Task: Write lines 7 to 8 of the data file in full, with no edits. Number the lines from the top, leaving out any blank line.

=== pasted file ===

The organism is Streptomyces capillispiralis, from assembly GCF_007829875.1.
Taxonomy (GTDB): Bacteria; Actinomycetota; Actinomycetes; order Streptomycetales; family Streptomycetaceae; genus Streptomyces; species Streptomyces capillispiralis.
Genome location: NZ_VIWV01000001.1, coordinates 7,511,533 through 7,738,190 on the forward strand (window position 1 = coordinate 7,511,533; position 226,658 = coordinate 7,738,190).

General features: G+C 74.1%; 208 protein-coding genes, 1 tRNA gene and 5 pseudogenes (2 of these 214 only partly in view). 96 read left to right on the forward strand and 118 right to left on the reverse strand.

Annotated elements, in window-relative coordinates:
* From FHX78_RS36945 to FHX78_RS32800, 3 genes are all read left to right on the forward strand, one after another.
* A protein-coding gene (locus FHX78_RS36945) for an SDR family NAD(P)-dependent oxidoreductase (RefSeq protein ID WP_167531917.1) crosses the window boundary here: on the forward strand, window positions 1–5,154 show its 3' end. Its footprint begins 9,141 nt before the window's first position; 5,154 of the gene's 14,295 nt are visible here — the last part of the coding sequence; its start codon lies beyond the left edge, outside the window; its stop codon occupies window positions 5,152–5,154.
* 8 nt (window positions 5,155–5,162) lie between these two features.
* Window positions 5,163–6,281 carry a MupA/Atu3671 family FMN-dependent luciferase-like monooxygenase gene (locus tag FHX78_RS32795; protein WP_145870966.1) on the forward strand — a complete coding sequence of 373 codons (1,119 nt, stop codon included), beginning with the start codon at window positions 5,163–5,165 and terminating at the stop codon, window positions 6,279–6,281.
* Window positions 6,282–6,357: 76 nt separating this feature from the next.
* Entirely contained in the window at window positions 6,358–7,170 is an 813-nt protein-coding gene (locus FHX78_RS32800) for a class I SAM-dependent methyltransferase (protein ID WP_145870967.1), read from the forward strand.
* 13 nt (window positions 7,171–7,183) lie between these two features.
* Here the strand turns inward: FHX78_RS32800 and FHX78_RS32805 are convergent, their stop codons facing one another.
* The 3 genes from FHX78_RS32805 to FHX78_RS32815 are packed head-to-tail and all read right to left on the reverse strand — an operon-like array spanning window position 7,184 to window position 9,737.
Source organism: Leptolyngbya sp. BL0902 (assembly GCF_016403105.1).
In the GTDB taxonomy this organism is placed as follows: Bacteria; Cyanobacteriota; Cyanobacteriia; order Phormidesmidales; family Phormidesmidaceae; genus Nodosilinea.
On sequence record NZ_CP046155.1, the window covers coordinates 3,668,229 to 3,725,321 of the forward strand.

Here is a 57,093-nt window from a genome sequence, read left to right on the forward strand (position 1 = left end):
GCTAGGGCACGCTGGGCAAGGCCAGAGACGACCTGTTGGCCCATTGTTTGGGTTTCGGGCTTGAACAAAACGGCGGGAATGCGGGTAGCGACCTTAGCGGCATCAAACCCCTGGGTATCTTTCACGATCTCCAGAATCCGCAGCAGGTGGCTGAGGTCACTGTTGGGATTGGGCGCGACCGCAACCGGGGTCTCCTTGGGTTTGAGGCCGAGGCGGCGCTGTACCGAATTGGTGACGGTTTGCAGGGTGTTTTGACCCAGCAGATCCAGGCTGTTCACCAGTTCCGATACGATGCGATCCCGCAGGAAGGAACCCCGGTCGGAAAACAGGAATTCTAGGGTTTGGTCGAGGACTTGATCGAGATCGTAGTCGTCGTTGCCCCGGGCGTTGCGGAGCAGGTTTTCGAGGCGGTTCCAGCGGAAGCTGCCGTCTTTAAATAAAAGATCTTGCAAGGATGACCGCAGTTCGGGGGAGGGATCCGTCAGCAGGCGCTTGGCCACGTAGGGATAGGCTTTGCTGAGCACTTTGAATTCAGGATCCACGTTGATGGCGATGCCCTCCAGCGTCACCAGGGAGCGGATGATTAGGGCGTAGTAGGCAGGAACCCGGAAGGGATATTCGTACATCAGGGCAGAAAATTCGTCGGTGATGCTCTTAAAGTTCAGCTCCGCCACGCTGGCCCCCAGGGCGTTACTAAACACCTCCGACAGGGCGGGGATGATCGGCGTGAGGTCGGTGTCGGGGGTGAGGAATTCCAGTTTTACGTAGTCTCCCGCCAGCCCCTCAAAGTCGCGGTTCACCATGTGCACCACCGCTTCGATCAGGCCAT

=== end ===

* A protein-coding gene (locus FHX78_RS36945) for an SDR family NAD(P)-dependent oxidoreductase (RefSeq protein ID WP_167531917.1) crosses the window boundary here: on the forward strand, window positions 1–5,154 show its 3' end. Its footprint begins 9,141 nt before the window's first position; 5,154 of the gene's 14,295 nt are visible here — the last part of the coding sequence; its start codon lies beyond the left edge, outside the window; its stop codon occupies window positions 5,152–5,154.
* 8 nt (window positions 5,155–5,162) lie between these two features.